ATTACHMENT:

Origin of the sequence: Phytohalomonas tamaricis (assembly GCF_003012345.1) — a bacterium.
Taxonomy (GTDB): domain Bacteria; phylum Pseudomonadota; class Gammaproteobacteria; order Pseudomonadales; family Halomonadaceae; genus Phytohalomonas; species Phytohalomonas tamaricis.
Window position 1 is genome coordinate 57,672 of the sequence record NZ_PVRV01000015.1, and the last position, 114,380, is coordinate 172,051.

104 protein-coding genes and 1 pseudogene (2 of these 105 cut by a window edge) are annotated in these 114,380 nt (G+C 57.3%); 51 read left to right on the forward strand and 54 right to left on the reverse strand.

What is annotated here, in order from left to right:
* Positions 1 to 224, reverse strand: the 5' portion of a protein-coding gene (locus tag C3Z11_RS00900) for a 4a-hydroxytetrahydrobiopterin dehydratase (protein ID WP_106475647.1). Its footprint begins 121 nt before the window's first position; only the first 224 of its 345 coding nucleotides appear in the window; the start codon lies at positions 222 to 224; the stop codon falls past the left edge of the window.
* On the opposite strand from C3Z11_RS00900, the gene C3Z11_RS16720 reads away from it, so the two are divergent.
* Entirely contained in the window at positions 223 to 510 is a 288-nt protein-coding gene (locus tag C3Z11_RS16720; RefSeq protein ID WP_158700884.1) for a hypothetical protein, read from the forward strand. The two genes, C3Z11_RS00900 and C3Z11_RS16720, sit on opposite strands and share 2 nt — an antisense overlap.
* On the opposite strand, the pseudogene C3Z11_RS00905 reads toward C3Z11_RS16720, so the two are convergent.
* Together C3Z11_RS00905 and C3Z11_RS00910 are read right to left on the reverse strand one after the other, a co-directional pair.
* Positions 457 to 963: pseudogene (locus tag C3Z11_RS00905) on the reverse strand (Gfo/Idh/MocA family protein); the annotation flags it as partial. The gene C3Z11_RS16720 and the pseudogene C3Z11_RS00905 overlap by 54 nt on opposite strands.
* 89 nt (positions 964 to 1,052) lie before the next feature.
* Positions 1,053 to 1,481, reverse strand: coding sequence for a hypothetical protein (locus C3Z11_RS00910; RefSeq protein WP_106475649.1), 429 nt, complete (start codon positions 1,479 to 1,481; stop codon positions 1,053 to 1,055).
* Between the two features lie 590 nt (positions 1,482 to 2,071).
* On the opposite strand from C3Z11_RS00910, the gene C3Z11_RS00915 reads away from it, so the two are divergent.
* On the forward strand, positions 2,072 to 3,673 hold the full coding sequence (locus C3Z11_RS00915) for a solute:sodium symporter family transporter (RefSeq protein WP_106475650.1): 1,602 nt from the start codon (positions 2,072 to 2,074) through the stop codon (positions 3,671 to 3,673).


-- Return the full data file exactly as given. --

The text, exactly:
Origin of the sequence: Phytohalomonas tamaricis (assembly GCF_003012345.1) — a bacterium.
Taxonomy (GTDB): domain Bacteria; phylum Pseudomonadota; class Gammaproteobacteria; order Pseudomonadales; family Halomonadaceae; genus Phytohalomonas; species Phytohalomonas tamaricis.
Window position 1 is genome coordinate 57,672 of the sequence record NZ_PVRV01000015.1, and the last position, 114,380, is coordinate 172,051.

104 protein-coding genes and 1 pseudogene (2 of these 105 cut by a window edge) are annotated in these 114,380 nt (G+C 57.3%); 51 read left to right on the forward strand and 54 right to left on the reverse strand.

What is annotated here, in order from left to right:
* Positions 1 to 224, reverse strand: the 5' portion of a protein-coding gene (locus tag C3Z11_RS00900) for a 4a-hydroxytetrahydrobiopterin dehydratase (protein ID WP_106475647.1). Its footprint begins 121 nt before the window's first position; only the first 224 of its 345 coding nucleotides appear in the window; the start codon lies at positions 222 to 224; the stop codon falls past the left edge of the window.
* On the opposite strand from C3Z11_RS00900, the gene C3Z11_RS16720 reads away from it, so the two are divergent.
* Entirely contained in the window at positions 223 to 510 is a 288-nt protein-coding gene (locus tag C3Z11_RS16720; RefSeq protein ID WP_158700884.1) for a hypothetical protein, read from the forward strand. The two genes, C3Z11_RS00900 and C3Z11_RS16720, sit on opposite strands and share 2 nt — an antisense overlap.
* On the opposite strand, the pseudogene C3Z11_RS00905 reads toward C3Z11_RS16720, so the two are convergent.
* Together C3Z11_RS00905 and C3Z11_RS00910 are read right to left on the reverse strand one after the other, a co-directional pair.
* Positions 457 to 963: pseudogene (locus tag C3Z11_RS00905) on the reverse strand (Gfo/Idh/MocA family protein); the annotation flags it as partial. The gene C3Z11_RS16720 and the pseudogene C3Z11_RS00905 overlap by 54 nt on opposite strands.
* 89 nt (positions 964 to 1,052) lie before the next feature.
* Positions 1,053 to 1,481, reverse strand: coding sequence for a hypothetical protein (locus C3Z11_RS00910; RefSeq protein WP_106475649.1), 429 nt, complete (start codon positions 1,479 to 1,481; stop codon positions 1,053 to 1,055).
* Between the two features lie 590 nt (positions 1,482 to 2,071).
* On the opposite strand from C3Z11_RS00910, the gene C3Z11_RS00915 reads away from it, so the two are divergent.
* On the forward strand, positions 2,072 to 3,673 hold the full coding sequence (locus C3Z11_RS00915) for a solute:sodium symporter family transporter (RefSeq protein WP_106475650.1): 1,602 nt from the start codon (positions 2,072 to 2,074) through the stop codon (positions 3,671 to 3,673).